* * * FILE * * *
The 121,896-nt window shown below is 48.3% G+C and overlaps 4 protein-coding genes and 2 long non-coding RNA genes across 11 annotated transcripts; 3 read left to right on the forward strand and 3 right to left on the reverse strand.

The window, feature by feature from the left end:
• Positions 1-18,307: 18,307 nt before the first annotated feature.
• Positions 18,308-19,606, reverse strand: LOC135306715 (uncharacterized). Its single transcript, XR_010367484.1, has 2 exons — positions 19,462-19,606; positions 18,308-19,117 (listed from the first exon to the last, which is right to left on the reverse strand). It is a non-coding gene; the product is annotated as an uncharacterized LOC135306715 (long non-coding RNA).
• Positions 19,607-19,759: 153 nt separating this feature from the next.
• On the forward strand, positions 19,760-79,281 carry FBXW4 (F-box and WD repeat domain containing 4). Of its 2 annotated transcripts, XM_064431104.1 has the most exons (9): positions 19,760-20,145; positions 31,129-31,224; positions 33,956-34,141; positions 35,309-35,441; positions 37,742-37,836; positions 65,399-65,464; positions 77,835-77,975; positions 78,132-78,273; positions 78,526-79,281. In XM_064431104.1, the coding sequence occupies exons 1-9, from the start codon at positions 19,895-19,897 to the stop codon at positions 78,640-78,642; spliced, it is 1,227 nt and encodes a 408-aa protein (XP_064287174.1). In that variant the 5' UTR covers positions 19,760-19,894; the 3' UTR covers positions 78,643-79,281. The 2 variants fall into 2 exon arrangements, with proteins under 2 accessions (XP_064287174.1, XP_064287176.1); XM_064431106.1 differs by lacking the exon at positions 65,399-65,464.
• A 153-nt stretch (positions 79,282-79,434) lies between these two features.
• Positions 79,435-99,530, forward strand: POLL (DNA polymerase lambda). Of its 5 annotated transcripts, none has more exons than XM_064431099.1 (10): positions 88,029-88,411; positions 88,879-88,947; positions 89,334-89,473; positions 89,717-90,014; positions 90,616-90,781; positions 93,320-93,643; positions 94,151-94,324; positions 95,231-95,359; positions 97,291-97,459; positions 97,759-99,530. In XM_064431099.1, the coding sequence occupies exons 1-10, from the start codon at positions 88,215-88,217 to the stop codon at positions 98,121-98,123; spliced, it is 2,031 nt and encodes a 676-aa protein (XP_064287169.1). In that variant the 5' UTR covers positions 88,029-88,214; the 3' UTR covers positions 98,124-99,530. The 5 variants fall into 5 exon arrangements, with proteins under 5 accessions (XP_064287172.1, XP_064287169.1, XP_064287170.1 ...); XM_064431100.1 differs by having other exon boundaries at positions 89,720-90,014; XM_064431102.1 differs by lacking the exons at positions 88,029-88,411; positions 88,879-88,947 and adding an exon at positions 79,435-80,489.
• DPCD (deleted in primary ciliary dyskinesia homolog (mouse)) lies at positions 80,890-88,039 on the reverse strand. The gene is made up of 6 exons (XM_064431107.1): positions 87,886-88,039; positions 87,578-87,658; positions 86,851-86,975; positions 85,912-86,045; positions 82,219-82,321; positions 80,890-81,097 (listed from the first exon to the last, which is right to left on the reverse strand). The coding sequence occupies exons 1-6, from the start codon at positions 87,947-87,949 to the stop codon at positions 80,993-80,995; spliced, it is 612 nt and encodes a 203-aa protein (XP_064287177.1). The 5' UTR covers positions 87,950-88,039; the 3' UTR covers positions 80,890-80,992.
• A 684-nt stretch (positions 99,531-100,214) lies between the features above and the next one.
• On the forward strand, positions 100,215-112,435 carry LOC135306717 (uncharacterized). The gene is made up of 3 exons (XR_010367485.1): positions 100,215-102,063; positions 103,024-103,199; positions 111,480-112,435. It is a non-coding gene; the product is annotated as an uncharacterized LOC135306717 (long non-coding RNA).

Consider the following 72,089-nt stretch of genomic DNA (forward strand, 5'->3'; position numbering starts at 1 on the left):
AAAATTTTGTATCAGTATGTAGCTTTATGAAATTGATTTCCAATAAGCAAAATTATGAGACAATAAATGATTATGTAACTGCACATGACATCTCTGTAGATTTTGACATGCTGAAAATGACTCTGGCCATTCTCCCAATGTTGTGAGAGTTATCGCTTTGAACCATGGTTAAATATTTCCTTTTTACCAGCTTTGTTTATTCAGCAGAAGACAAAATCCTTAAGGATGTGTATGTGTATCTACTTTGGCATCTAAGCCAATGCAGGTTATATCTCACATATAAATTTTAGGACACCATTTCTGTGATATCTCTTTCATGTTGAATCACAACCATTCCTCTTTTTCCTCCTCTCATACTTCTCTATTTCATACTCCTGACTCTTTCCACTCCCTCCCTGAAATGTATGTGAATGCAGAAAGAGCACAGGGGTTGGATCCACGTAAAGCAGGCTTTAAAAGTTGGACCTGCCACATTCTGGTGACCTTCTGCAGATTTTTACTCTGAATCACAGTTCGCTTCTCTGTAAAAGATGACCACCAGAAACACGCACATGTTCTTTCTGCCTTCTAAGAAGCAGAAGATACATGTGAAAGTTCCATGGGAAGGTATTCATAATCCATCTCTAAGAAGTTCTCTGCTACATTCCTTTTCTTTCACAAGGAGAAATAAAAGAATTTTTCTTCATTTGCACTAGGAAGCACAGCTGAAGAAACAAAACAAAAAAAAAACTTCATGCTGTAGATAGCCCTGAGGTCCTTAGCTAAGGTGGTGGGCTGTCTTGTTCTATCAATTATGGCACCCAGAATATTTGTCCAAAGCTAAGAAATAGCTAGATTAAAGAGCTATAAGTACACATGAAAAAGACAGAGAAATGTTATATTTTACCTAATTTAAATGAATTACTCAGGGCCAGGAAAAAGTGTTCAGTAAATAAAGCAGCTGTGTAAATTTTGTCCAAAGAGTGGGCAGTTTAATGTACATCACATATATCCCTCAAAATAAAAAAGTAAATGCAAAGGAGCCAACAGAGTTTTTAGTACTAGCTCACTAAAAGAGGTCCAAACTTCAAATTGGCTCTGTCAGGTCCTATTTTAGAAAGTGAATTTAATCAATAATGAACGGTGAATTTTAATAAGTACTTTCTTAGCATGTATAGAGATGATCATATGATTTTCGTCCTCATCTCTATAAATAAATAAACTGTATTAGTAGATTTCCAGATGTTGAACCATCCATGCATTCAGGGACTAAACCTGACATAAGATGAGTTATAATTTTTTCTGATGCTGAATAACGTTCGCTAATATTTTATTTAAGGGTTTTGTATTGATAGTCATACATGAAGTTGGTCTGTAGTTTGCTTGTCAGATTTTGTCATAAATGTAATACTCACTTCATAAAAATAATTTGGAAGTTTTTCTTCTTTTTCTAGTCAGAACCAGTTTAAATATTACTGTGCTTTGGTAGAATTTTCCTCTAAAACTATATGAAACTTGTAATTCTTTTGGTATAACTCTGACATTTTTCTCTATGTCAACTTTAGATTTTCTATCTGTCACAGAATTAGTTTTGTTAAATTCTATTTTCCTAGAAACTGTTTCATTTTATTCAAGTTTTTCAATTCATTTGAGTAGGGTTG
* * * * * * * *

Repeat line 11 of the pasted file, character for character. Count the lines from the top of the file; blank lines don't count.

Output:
• On the forward strand, positions 100,215-112,435 carry LOC135306717 (uncharacterized). The gene is made up of 3 exons (XR_010367485.1): positions 100,215-102,063; positions 103,024-103,199; positions 111,480-112,435. It is a non-coding gene; the product is annotated as an uncharacterized LOC135306717 (long non-coding RNA).